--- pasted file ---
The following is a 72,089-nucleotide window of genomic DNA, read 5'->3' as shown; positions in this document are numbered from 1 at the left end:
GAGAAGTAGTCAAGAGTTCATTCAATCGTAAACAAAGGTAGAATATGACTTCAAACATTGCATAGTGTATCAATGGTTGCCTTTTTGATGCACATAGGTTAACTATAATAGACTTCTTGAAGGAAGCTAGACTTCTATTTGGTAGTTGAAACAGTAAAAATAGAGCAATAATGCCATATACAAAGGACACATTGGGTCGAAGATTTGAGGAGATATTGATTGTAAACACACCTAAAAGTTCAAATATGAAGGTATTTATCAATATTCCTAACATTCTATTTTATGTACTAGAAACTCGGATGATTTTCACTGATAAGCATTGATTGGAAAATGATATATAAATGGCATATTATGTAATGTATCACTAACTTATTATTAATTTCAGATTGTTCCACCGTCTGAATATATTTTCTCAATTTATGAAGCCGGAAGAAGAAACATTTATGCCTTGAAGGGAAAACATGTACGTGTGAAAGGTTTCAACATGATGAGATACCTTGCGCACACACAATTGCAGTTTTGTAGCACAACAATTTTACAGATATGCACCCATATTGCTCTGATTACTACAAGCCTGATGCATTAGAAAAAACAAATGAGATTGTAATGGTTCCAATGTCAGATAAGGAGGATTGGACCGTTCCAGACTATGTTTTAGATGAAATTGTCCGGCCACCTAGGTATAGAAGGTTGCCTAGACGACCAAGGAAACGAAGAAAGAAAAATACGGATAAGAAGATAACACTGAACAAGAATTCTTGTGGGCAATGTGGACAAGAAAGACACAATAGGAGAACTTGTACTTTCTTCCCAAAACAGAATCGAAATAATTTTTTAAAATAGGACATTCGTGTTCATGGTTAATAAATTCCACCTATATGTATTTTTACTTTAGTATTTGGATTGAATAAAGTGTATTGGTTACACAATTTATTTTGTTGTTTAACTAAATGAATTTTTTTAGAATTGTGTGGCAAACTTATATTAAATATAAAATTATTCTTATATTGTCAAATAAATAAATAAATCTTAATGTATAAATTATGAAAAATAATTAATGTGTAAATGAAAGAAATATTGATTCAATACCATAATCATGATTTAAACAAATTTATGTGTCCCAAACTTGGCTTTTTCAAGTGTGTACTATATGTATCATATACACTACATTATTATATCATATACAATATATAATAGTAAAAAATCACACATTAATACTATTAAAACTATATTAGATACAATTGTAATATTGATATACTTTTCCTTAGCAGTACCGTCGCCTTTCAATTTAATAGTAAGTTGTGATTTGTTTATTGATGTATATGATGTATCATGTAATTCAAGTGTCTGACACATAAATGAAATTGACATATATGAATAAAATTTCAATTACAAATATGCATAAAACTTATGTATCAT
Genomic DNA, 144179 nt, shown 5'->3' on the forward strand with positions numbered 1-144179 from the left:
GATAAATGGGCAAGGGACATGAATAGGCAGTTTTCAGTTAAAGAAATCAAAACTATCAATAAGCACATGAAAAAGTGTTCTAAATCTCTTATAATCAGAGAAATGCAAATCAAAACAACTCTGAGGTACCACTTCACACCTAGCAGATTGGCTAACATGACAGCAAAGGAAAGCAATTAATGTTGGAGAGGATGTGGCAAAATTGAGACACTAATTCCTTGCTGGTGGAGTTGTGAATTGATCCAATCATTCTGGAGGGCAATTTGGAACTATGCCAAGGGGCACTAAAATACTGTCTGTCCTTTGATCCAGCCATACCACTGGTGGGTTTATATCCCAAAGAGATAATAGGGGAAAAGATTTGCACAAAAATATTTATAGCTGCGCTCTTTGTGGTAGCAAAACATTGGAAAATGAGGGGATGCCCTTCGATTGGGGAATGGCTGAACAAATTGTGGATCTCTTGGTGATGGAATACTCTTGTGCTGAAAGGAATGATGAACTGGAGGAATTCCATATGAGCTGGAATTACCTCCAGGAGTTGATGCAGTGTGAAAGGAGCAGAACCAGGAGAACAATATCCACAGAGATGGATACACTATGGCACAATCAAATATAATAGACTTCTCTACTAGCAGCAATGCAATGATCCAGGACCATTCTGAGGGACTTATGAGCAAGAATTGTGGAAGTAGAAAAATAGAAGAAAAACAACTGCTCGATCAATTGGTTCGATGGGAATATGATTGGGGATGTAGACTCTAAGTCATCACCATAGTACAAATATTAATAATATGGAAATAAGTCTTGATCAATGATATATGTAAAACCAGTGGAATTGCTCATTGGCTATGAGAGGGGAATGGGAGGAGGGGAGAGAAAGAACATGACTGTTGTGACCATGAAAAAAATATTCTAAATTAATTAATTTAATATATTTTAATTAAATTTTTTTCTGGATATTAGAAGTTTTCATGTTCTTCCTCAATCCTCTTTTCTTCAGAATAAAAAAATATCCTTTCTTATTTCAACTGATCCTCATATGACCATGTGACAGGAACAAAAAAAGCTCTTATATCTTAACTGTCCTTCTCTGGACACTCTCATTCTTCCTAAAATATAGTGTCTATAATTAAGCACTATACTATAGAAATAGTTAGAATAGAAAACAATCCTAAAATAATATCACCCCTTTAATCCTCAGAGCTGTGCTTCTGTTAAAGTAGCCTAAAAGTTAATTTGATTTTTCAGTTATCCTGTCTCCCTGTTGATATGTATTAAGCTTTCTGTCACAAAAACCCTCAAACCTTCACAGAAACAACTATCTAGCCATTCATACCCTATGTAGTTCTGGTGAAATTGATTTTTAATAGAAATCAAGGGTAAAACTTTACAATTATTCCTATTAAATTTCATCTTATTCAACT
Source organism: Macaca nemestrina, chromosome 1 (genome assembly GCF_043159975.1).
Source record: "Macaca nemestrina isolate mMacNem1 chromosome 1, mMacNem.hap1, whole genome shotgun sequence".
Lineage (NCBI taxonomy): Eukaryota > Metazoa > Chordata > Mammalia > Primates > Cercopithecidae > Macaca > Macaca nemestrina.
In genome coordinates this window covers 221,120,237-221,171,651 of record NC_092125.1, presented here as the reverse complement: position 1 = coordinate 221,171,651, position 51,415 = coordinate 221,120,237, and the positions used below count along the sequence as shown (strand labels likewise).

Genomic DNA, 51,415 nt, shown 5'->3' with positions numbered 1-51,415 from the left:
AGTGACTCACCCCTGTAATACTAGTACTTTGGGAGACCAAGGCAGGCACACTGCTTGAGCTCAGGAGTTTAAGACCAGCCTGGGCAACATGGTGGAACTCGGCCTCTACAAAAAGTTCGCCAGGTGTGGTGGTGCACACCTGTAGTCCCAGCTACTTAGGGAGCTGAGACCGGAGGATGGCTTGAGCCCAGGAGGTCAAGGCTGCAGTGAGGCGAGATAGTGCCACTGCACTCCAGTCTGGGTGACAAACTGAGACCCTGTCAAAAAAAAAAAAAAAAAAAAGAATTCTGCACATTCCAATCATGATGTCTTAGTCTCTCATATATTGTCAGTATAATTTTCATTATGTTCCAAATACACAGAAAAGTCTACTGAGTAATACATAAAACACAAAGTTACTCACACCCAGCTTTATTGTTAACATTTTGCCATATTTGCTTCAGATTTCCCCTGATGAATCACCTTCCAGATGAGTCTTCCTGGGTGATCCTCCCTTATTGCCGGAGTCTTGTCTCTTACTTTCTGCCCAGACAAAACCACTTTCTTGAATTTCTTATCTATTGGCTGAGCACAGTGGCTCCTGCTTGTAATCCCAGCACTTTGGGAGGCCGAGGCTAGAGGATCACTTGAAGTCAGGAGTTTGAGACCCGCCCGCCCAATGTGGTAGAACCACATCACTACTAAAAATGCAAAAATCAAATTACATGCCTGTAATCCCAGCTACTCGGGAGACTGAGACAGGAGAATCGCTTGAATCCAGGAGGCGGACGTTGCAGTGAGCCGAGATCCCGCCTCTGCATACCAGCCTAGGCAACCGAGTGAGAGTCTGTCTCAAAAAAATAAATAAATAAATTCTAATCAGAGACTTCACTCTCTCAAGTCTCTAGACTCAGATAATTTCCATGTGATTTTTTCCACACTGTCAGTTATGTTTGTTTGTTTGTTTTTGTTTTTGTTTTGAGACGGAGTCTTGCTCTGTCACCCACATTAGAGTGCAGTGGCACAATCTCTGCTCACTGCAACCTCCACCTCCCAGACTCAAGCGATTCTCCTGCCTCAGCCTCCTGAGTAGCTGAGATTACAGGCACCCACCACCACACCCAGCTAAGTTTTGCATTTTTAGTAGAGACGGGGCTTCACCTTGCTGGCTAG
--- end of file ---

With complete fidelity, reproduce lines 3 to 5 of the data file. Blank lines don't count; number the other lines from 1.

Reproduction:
Genomic DNA, 144179 nt, shown 5'->3' on the forward strand with positions numbered 1-144179 from the left:
GATAAATGGGCAAGGGACATGAATAGGCAGTTTTCAGTTAAAGAAATCAAAACTATCAATAAGCACATGAAAAAGTGTTCTAAATCTCTTATAATCAGAGAAATGCAAATCAAAACAACTCTGAGGTACCACTTCACACCTAGCAGATTGGCTAACATGACAGCAAAGGAAAGCAATTAATGTTGGAGAGGATGTGGCAAAATTGAGACACTAATTCCTTGCTGGTGGAGTTGTGAATTGATCCAATCATTCTGGAGGGCAATTTGGAACTATGCCAAGGGGCACTAAAATACTGTCTGTCCTTTGATCCAGCCATACCACTGGTGGGTTTATATCCCAAAGAGATAATAGGGGAAAAGATTTGCACAAAAATATTTATAGCTGCGCTCTTTGTGGTAGCAAAACATTGGAAAATGAGGGGATGCCCTTCGATTGGGGAATGGCTGAACAAATTGTGGATCTCTTGGTGATGGAATACTCTTGTGCTGAAAGGAATGATGAACTGGAGGAATTCCATATGAGCTGGAATTACCTCCAGGAGTTGATGCAGTGTGAAAGGAGCAGAACCAGGAGAACAATATCCACAGAGATGGATACACTATGGCACAATCAAATATAATAGACTTCTCTACTAGCAGCAATGCAATGATCCAGGACCATTCTGAGGGACTTATGAGCAAGAATTGTGGAAGTAGAAAAATAGAAGAAAAACAACTGCTCGATCAATTGGTTCGATGGGAATATGATTGGGGATGTAGACTCTAAGTCATCACCATAGTACAAATATTAATAATATGGAAATAAGTCTTGATCAATGATATATGTAAAACCAGTGGAATTGCTCATTGGCTATGAGAGGGGAATGGGAGGAGGGGAGAGAAAGAACATGACTGTTGTGACCATGAAAAAAATATTCTAAATTAATTAATTTAATATATTTTAATTAAATTTTTTTCTGGATATTAGAAGTTTTCATGTTCTTCCTCAATCCTCTTTTCTTCAGAATAAAAAAATATCCTTTCTTATTTCAACTGATCCTCATATGACCATGTGACAGGAACAAAAAAAGCTCTTATATCTTAACTGTCCTTCTCTGGACACTCTCATTCTTCCTAAAATATAGTGTCTATAATTAAGCACTATACTATAGAAATAGTTAGAATAGAAAACAATCCTAAAATAATATCACCCCTTTAATCCTCAGAGCTGTGCTTCTGTTAAAGTAGCCTAAAAGTTAATTTGATTTTTCAGTTATCCTGTCTCCCTGTTGATATGTATTAAGCTTTCTGTCACAAAAACCCTCAAACCTTCACAGAAACAACTATCTAGCCATTCATACCCTATGTAGTTCTGGTGAAATTGATTTTTAATAGAAATCAAGGGTAAAACTTTACAATTATTCCTATTAAATTTCATCTTATTCAACT
Source organism: Macaca nemestrina, chromosome 1 (genome assembly GCF_043159975.1).